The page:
Robert Rogers' 28 "Rules of Ranging"
The rules were originally written at Rogers Island in the Hudson River near Fort Edward. They were intended to serve as a manual on guerrilla warfare for Rogers' Ranger company, a 600 strong contingent whose members were personally selected by Rogers.
The rules were the result of Rogers' blend of Native American tactics and his own innovative combat techniques, ideas that were considered revolutionary by military standards of the time. Combined with intensive training and live fire exercises, these rules created a mobile, well trained force that was capable of living off the land around it in order to sustain itself for long periods of time.
Ranger commander Lt. Colonel William Darby read the rules to the 1st Ranger Battalion prior to action during World War II, and a modified version of the rules is followed by the 75th Ranger Regiment to this day, and they are considered as the model for all Ranger activities. They also form the basis of the "Standing Orders" taught to U.S. Army Rangers today.
The true Plan of Discipline, extracted from Major Rogers's journal and intended for his Rogers' Rangers in 1759, follow:
- All Rangers are to be subject to the rules and articles of war; to appear at roll-call every evening, on their own parade, equipped, each with a Firelock, sixty rounds of powder and ball, and a hatchet, at which time an officer from each company is to inspect the same, to see they are in order, so as to be ready on any emergency to march at a minute's warning; and before they are dismissed, the necessary guards are to be draughted, and scouts for the next day appointed.
- Whenever you are ordered out to the enemies forts or frontiers for discoveries, if your number be small, march in a single file, keeping at such a distance from each other as to prevent one shot from killing two men, sending one man, or more, forward, and the like on each side, at the distance of twenty yards from the main body, if the ground you march over will admit of it, to give the signal to the officer of the approach of an enemy, and of their number,
- If you march over marshes or soft ground, change your position, and march abreast of each other to prevent the enemy from tracking you (as they would do if you marched in a single file) till you get over such ground, and then resume your former order, and march till it is quite dark before you encamp, which do, if possible, on a piece of ground which that may afford your sentries the advantage of seeing or hearing the enemy some considerable distance, keeping one half of your whole party awake alternately through the night.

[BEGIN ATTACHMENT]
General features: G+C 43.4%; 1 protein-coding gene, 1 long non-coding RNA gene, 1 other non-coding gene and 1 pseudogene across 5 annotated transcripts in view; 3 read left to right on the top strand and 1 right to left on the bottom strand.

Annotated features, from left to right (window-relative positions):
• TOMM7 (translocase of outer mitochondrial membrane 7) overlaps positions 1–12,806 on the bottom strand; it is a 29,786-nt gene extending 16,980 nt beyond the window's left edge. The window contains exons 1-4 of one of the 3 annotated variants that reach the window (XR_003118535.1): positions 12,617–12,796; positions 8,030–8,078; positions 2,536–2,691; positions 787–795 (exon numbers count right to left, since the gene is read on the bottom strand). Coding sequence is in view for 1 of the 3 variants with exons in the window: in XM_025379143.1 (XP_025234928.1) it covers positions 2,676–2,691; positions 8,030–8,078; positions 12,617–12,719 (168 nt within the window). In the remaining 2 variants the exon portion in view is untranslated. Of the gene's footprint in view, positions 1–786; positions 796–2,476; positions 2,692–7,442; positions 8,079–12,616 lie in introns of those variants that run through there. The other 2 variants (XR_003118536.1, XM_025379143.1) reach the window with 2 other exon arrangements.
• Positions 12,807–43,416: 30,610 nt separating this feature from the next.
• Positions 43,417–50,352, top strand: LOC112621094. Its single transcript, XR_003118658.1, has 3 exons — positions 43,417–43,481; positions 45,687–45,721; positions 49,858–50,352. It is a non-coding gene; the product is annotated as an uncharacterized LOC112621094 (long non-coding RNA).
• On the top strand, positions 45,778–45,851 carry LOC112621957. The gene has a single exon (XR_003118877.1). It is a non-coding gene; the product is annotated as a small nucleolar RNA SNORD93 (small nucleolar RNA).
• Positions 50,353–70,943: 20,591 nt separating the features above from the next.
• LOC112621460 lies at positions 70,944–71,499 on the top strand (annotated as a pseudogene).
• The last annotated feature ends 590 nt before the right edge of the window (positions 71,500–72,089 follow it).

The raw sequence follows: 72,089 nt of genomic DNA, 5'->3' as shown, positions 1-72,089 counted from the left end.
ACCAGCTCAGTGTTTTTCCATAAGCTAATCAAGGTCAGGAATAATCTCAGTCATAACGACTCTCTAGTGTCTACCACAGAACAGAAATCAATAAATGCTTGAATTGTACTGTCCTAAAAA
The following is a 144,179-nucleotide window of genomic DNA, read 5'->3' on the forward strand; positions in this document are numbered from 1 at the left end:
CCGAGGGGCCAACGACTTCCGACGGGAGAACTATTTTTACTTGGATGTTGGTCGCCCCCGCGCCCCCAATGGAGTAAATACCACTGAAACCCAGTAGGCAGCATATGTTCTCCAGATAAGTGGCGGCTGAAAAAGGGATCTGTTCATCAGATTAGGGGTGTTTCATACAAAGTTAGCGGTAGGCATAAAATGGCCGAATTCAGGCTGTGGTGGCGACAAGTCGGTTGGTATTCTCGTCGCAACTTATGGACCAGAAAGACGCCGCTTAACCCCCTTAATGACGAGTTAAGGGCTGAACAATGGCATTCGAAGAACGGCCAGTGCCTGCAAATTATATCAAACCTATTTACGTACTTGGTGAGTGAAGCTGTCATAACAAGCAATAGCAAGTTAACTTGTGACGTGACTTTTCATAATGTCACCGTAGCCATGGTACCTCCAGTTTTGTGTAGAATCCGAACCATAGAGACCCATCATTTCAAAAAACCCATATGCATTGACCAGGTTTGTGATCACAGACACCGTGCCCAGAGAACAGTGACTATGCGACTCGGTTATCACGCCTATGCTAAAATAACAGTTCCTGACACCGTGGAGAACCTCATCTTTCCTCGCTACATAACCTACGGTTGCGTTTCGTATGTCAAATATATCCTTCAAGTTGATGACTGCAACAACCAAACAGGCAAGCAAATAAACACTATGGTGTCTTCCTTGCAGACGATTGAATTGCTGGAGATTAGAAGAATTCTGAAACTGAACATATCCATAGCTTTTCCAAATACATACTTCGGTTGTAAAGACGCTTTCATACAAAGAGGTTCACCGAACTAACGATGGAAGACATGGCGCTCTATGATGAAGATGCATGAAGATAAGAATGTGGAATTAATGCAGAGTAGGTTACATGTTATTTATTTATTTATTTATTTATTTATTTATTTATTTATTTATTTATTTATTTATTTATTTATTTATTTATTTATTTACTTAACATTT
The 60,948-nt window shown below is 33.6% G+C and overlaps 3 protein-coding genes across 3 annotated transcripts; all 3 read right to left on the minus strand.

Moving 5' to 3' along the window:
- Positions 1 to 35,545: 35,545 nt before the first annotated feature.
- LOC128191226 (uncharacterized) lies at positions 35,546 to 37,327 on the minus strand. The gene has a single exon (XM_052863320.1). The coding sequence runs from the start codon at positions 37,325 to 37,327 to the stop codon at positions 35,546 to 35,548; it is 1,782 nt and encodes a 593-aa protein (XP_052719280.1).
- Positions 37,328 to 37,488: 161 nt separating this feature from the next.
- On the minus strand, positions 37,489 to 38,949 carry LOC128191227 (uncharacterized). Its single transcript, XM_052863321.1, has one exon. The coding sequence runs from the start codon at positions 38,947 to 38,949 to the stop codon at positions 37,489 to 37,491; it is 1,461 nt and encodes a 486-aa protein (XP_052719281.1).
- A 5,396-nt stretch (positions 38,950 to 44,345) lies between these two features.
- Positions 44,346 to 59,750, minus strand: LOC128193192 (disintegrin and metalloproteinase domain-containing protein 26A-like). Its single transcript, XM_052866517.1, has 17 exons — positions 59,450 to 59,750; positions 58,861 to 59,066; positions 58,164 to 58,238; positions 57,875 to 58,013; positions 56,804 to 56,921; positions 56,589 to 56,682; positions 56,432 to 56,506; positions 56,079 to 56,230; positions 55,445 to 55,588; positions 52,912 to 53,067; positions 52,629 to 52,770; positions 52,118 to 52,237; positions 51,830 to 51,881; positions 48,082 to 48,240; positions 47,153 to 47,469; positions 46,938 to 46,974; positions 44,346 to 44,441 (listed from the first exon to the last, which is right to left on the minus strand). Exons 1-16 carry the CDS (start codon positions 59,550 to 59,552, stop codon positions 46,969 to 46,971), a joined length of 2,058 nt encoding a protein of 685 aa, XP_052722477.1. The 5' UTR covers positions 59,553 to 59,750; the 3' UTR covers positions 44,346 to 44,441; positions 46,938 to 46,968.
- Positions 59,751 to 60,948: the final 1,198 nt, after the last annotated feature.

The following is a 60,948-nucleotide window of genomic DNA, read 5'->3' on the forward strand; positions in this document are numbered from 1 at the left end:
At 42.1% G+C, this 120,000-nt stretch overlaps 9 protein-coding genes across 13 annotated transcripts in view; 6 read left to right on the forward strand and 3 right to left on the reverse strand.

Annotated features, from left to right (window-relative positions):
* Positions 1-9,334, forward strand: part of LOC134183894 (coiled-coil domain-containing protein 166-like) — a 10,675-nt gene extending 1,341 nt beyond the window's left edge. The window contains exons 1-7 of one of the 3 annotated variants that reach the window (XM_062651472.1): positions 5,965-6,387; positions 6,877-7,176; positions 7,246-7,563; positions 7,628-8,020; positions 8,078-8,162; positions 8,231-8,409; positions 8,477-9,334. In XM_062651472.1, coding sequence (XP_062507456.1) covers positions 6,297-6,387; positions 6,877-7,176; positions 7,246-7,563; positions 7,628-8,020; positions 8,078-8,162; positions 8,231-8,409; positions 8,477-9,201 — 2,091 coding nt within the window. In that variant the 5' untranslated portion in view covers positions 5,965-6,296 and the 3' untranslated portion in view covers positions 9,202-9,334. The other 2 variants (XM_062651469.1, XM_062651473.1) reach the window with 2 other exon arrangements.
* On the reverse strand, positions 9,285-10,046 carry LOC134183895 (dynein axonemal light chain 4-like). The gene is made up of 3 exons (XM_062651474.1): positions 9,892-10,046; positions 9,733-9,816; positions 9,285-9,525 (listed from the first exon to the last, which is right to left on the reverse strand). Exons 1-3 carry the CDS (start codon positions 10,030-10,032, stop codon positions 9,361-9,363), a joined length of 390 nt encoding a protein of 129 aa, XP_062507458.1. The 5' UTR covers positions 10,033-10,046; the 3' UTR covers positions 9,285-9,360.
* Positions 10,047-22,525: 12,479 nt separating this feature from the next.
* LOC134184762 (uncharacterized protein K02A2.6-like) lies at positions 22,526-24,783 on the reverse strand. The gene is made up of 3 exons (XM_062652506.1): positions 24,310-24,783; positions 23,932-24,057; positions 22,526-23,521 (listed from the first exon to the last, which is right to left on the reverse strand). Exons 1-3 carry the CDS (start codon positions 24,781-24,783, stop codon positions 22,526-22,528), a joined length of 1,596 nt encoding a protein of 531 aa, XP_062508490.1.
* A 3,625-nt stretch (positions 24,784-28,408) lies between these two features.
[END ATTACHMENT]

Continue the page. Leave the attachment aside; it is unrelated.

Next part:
- Some time before you come to the place you would reconnoitre, make a stand, and send one or two men in whom you can confide, to look out the best ground for making your observations.
- If you have the good fortune to take any prisoners, keep them separate, till they are examined, and in your return take a different route from that in which you went out, that you may the better discover any party in your rear, and have an opportunity, if their strength be superior to yours, to alter your course, or disperse, as circumstances may require.
- If you march in a large body of three or four hundred, with a design to attack the enemy, divide your party into three columns, each headed by a proper officer, and let those columns march in single files, the columns to the right and left keeping at twenty yards distance or more from that of the center, if the ground will admit, and let proper guards be kept in the front and rear, and suitable flanking parties at a due distance as before directed, with orders to halt on all eminences, to take a view of the surrounding ground, to prevent your being ambuscaded, and to notify the approach or retreat of the enemy, that proper dispositions may be made for attacking, defending, And if the enemy approach in your front on level ground, form a front of your three columns or main body with the advanced guard, keeping out your flanking parties, as if you were marching under the command of trusty officers, to prevent the enemy from pressing hard on either of your wings, or surrounding you, which is the usual method of the savages, if their number will admit of it, and be careful likewise to support and strengthen your rear-guard.